The New York Civil Liberties Union today condemned Governor Cuomo’s late-night, New Year’s Eve veto of bipartisan legislation that would have overhauled New York state’s failing public defense system. The legislation would have established statewide standards for effective counsel and shifted financial responsibility for public defense services from counties to the state – reforms based on the results of a settlement in the NYCLU’s lawsuit, Hurrell-Harring v. New York. The new standards would have included limits on public defense attorneys’ caseloads, the presence of counsel at a criminal defendant’s first court appearance and access to the resources necessary to provide adequate representation.

“We are deeply disappointed that the governor has vetoed the most important criminal justice reform legislation in memory,” said NYCLU Executive Director Donna Lieberman. “He has rejected a groundbreaking and bipartisan fix to our deeply flawed public defense system and left in place the status quo, in which the state violates the rights of New Yorkers every day and delivers unequal justice.”

The U.S. Supreme Court ruled in 1963 that the state must provide a competent lawyer to people facing criminal charges who are too poor to hire one. However, New York State passed this responsibility to its counties, creating a patchwork of public defense programs that have been underfunded and inadequate. As a result, poor New Yorkers charged with crimes have often appeared in court without a lawyer or with a lawyer who is under-resourced. They have been held pre-trial on excessively high bail; accepted plea deals that are unfair; and received harsh sentences for low-level misdemeanors and petty offenses.

The state legislature passed reform legislation (S.8114/A.10706) with unanimous bipartisan support in June. The bill, sponsored by Senator John DeFrancisco and Assembly Member Pat Fahy, would have empowered the state’s Office of Indigent Legal Services – which monitors and assists counties with public defense services – to establish and uphold strong standards to ensure that poor people accused of crimes receive effective legal representation. These included the promise of representation at the first court appearance; limits on the caseloads public defenders can carry; proper training, supervision, and support staff for attorneys; and access to resources needed to mount an effective defense. It would have required the state to fund public defense services and relieve New York’s 62 counties of their financial burden over the course of a seven-year phase-in period.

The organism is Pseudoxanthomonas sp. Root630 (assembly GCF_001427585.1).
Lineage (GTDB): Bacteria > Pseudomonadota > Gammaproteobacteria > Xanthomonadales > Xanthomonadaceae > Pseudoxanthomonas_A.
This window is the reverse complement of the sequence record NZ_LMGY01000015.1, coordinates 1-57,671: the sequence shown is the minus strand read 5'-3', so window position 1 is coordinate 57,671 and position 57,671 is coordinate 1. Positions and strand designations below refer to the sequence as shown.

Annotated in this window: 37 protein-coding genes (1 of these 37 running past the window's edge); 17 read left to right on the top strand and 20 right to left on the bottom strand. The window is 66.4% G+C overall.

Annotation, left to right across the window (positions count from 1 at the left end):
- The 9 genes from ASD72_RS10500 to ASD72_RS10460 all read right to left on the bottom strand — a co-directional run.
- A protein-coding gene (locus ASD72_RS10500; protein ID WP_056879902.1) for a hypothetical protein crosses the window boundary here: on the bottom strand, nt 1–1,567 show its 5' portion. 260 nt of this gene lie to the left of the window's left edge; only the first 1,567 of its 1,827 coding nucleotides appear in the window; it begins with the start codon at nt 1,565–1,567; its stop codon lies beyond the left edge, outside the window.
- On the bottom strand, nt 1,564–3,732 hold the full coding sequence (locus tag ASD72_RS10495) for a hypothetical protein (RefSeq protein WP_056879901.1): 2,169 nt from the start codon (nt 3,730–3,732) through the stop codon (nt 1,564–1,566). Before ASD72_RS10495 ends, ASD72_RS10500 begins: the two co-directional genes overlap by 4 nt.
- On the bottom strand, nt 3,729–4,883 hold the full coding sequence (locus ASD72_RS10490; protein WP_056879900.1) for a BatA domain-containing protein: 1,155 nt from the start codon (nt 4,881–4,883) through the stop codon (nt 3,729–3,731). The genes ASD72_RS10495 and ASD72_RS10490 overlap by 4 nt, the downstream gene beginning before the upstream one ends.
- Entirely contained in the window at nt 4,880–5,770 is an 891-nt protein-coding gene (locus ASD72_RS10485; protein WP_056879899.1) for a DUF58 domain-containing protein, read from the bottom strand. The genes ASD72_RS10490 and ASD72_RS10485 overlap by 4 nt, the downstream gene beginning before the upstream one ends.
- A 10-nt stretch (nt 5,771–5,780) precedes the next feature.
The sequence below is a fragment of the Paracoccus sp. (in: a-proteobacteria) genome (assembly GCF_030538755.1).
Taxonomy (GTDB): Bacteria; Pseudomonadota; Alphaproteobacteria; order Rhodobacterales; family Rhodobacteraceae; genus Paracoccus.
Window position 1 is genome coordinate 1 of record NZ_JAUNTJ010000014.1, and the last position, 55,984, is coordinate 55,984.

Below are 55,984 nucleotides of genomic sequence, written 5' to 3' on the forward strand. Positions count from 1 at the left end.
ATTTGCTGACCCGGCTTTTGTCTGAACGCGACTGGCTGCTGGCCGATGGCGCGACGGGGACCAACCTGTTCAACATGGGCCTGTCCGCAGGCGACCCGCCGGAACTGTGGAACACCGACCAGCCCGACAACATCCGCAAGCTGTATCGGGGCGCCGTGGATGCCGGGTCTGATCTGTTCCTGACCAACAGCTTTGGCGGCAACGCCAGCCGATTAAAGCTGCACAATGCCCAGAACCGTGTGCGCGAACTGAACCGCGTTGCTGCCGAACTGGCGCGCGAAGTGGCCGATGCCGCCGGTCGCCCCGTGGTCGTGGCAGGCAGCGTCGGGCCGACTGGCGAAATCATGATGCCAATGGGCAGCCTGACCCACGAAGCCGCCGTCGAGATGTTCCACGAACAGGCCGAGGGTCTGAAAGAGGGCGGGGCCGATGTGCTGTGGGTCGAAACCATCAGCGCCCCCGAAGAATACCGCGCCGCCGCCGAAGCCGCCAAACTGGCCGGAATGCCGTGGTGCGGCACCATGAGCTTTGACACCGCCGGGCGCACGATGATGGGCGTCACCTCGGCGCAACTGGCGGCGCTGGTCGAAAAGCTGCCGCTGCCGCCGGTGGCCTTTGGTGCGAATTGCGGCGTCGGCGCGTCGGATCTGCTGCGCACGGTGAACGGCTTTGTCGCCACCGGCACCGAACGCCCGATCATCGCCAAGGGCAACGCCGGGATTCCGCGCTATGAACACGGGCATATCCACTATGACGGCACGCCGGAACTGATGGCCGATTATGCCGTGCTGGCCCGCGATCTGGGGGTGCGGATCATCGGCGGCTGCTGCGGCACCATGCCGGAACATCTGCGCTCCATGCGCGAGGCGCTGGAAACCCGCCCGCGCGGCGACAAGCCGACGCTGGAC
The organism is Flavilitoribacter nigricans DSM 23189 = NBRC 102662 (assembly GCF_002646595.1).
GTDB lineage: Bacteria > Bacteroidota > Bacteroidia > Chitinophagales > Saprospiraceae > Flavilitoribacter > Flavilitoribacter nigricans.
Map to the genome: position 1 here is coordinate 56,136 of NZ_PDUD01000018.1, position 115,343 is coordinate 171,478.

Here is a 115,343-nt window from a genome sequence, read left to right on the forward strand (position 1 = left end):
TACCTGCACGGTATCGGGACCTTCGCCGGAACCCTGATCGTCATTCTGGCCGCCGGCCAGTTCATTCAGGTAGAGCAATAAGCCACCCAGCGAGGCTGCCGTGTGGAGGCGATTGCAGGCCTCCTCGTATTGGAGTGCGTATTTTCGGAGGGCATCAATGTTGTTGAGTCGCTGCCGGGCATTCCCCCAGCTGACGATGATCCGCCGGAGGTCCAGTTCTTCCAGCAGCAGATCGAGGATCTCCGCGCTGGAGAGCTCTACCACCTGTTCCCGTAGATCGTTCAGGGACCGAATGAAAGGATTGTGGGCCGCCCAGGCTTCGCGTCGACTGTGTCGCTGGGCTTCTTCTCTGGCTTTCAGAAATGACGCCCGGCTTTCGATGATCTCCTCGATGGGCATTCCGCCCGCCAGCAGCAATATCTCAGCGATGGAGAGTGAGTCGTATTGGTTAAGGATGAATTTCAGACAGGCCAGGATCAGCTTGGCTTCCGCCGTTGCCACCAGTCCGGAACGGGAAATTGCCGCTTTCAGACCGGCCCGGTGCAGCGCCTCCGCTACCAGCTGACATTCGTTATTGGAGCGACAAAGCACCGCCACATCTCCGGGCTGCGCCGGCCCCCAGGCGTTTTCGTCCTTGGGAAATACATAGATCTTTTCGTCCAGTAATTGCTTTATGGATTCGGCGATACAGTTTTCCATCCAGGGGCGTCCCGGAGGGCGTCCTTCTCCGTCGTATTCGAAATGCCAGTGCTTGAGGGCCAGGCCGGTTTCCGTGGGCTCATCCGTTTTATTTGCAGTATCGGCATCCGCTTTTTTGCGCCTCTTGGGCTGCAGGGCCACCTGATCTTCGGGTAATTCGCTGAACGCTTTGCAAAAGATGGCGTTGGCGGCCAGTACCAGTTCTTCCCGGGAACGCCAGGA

The legislation arose in response to class-action litigation brought against New York State by the NYCLU and Schulte Roth & Zabel LLP. The lawsuit, Hurrell-Harring v. New York, charged that New York state’s understaffed, poorly resourced and largely dysfunctional public defense system violates the U.S. Constitution, the state constitution and the laws of New York. The Cuomo administration failed to undertake serious reforms in response to the litigation until the state entered into a settlement agreement on the eve of trial, in October 2014. The settlement mandates reform of public defense services in five New York counties named in the litigation (Ontario, Onondaga, Schuyler, Suffolk and Washington).

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